Now compare that to México. When was the last time that México, the Mexican people or the Mexican government attacked or threatened the United States? To be sure, there is the ongoing issue of economic pressure by undocumented immigrants but at its worst case, it can never rise to the level of a nuclear threat, as in North Korea, or a terrorist threat, as in Saudi Arabia. Yet, Donald Trump refers to Mexicans as “rapists” and to NAFTA as the “worst” deal. When it comes to scapegoating México, Donald Trump is no different than Hillary Clinton, Barack Obama or any other U.S. administration. All U.S. politicians use México as the political football to distract the voters from their shenanigans. It is all hypocritical.
What has made Donald Trump the worst is both his hypocrisy and the utter disgust he verbalizes consistently about me, and my compatriots. The thing is that we do not deserve it.
Not only is México a friend to the United States, but the Mexican people ensure a safe buffer for the citizens of the United States. It is far easier for terrorists to attack the United States from so-called friendly countries, like the United Kingdom and France then from México.
The proof exists in that to this day, notwithstanding right-wing propaganda, not a single documented instance of a terrorist using México as an entry point for attacking the United States has been documented. That is a fact, much to the chagrin of Trump and some of you reading this today.
No one asks why because the answer lies in the inherent undercurrent of blaming México and Mexicans for the travails of the United States. México is a friend for the U.S politico establishment when the U.S. farmers are selling their corn to Mexicans and car manufacturers are super competitive because of Mexican labor, but an enemy when a political scapegoat is needed.
Yet, México and Mexicans continue to treat the U.S. as a friend even though México suffers for the politics of the United States. Since Russia is at the forefront on the U.S. political system today it gives us an opportunity to examine a little bit of history that most readers are not aware of.
The Cold War Spies in México.
Most readers know that the United States and the Union of Soviet Socialists Republics (USSR) played high-stakes games of espionage against each other during the Cold War. The readers also know that Europe, especially Berlin and Vienna, is where the spies plied their arts when not confronting each other in Washington or in Moscow. What many readers may not know is that the U.S. spies and the Soviet spies played dangerous games in Mexico City during the Cold War. México, in many ways, was not only the buffer between Communism in Central and South America but it was also a central point for spies from both sides to spy on each other.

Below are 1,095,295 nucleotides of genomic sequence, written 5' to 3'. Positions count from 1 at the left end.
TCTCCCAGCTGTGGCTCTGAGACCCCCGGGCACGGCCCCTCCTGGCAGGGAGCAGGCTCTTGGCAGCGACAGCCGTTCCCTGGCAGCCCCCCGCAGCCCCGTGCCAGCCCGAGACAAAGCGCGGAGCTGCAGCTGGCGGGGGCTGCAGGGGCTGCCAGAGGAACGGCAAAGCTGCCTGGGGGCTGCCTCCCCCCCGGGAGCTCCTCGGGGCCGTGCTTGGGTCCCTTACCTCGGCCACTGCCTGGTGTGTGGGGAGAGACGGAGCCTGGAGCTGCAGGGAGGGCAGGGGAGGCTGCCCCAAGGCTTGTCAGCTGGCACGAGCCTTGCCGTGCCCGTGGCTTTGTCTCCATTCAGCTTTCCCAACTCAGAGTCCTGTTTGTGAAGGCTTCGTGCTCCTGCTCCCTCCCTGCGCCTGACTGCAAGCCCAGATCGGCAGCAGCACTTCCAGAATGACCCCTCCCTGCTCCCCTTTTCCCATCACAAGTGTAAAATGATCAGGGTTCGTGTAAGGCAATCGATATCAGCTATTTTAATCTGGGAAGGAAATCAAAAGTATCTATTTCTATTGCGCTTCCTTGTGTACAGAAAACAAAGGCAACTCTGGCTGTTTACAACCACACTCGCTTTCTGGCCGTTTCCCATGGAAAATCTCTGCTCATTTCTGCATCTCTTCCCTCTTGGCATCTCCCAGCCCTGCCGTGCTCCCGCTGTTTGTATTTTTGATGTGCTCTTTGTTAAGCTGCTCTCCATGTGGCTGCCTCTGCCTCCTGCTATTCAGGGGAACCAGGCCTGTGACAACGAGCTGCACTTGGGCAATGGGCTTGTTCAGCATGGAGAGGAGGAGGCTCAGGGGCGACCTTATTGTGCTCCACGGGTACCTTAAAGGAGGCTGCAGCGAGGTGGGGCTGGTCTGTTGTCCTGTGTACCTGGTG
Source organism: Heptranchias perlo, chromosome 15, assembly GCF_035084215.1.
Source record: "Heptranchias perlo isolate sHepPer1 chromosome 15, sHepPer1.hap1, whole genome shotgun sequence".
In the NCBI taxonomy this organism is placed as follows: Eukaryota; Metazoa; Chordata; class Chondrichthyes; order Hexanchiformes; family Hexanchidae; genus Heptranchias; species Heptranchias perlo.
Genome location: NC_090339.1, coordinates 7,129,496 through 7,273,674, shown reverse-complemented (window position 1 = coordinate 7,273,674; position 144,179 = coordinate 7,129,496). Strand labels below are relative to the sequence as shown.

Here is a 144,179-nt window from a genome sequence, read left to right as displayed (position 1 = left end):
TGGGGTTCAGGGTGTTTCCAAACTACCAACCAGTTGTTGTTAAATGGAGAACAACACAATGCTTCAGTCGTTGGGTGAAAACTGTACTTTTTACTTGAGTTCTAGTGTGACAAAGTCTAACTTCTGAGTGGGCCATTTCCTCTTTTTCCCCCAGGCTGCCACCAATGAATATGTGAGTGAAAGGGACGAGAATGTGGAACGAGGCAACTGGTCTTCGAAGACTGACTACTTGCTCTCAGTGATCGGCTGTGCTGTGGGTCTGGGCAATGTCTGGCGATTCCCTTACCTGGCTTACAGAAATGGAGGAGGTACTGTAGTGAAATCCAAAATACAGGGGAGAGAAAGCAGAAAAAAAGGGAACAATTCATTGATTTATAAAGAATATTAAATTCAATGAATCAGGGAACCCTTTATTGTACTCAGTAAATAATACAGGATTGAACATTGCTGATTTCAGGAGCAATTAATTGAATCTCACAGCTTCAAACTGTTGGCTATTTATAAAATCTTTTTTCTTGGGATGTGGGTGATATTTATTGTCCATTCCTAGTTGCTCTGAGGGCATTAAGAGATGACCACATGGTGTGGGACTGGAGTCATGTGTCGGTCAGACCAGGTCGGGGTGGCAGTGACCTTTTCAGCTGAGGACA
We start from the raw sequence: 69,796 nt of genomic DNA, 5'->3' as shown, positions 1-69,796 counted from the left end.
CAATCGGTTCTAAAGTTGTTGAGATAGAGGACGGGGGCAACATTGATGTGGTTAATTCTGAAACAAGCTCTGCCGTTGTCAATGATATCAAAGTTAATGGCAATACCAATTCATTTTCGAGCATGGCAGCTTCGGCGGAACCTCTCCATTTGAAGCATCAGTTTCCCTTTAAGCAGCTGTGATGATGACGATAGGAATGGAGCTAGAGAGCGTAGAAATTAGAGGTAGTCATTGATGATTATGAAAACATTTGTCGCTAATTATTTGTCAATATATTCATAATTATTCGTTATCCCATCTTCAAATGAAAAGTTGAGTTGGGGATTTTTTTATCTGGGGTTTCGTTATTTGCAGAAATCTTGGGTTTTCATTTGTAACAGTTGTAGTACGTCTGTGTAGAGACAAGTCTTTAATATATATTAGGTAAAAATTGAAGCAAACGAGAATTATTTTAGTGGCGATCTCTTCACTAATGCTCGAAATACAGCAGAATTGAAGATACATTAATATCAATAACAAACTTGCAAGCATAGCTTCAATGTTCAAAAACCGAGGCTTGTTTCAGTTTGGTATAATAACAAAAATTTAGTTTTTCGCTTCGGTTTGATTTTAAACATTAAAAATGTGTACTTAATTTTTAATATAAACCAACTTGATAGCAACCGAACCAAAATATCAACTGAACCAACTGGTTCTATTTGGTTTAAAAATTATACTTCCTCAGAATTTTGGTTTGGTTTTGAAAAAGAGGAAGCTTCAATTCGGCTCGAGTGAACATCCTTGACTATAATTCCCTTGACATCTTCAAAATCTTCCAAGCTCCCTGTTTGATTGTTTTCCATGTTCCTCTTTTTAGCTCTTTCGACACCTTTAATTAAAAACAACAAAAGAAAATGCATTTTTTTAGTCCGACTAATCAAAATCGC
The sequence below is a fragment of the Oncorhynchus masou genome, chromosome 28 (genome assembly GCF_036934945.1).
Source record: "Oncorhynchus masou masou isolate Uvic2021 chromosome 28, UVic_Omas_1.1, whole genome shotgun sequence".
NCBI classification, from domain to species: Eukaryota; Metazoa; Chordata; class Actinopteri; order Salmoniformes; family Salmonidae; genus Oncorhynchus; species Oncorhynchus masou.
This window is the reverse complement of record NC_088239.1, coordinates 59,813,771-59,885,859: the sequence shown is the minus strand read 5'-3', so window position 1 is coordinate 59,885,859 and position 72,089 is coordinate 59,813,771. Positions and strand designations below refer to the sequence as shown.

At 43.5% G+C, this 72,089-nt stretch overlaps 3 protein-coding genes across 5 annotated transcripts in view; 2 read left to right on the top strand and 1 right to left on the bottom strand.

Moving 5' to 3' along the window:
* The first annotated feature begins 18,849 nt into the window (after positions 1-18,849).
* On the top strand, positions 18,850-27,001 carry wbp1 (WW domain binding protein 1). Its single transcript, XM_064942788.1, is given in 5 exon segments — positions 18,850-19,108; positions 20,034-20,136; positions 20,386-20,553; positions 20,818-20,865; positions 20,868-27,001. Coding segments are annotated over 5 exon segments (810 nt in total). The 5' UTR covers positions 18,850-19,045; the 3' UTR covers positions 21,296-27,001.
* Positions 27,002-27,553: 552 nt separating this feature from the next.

México has a traditional policy of non-intervention in other countries’ affairs and as such México has a defensive military posture only. México has never embarked upon arming an offensive military, even though it is one of the fifteen largest countries in the world in all metrics. As such, México’s intelligence apparatus has always been inward looking rather than external looking, except during the Cold War.
México, the United States and the Soviets understood that México would be a crown prize for the Soviets in establishing a beachhead near the United States. México did not allow itself to be dominated by the Soviets and kept its distance from the United States never giving the Russians the opportunity to threaten the U.S. from México.
At the height of the Cold War, in the mid-1980’s, the Soviet Embassy in Mexico City housed the largest contingent of Soviet KGB and other Soviet intelligence personnel outside of the Soviet Union. U.S. ambassador, John Gavin complained that Mexico City was a “safe haven” for Russian intelligence operatives. The Mexican government, for its part, argued that it did not limit any country’s right to keep diplomats in México. However, the Mexican intelligence apparatus did routinely surveille and record Soviet activities. These were provided to the United States.
Although México has understood for many decades that the Soviet Union, and now the Russians were not strategic partners for México, the Mexican government saw the Soviet’s as an irritant to the United States because of the Mexican governments’ anti-Americanism from numerous U.S. heavy-handedness over the years. It is this anti-Americanism, driven by U.S. political interests that led to the Soviets using Mexico City as a conduit for U.S. technology and for allowing Soviet spies access to Russian handlers.
The Soviet embassy saw the likes of Christopher Boyce, James Haper, Joseph Helmich, Andrew Lee and John Walker walk through its doors as each of them sold U.S. secrets to the Soviets.
The closeness of México to the United States could have been a serious threat to the U.S. by allowing the Soviet’s greater access to mount operations against United States interests. Instead, México protected U.S. national interests by limiting the Soviets’ activities.
Over time the Mexican government began to relax its anti-Americanism and began to trust that the United States could be the partner they could trust and rely upon. Cooperation increased and both the United States and México benefited.
That is until Donald Trump entered into the picture reminding Mexicans that the United States doesn’t have an interest in friendship but rather in using México as a convenient scapegoat for U.S. problems.
Although the Russians are still not a strategic option for México, it might be time to revisit that belief, as Russia is proving adept at interfering in U.S. internal and external affairs. Maybe it’s time that México pick a more strategic partner than the U.S.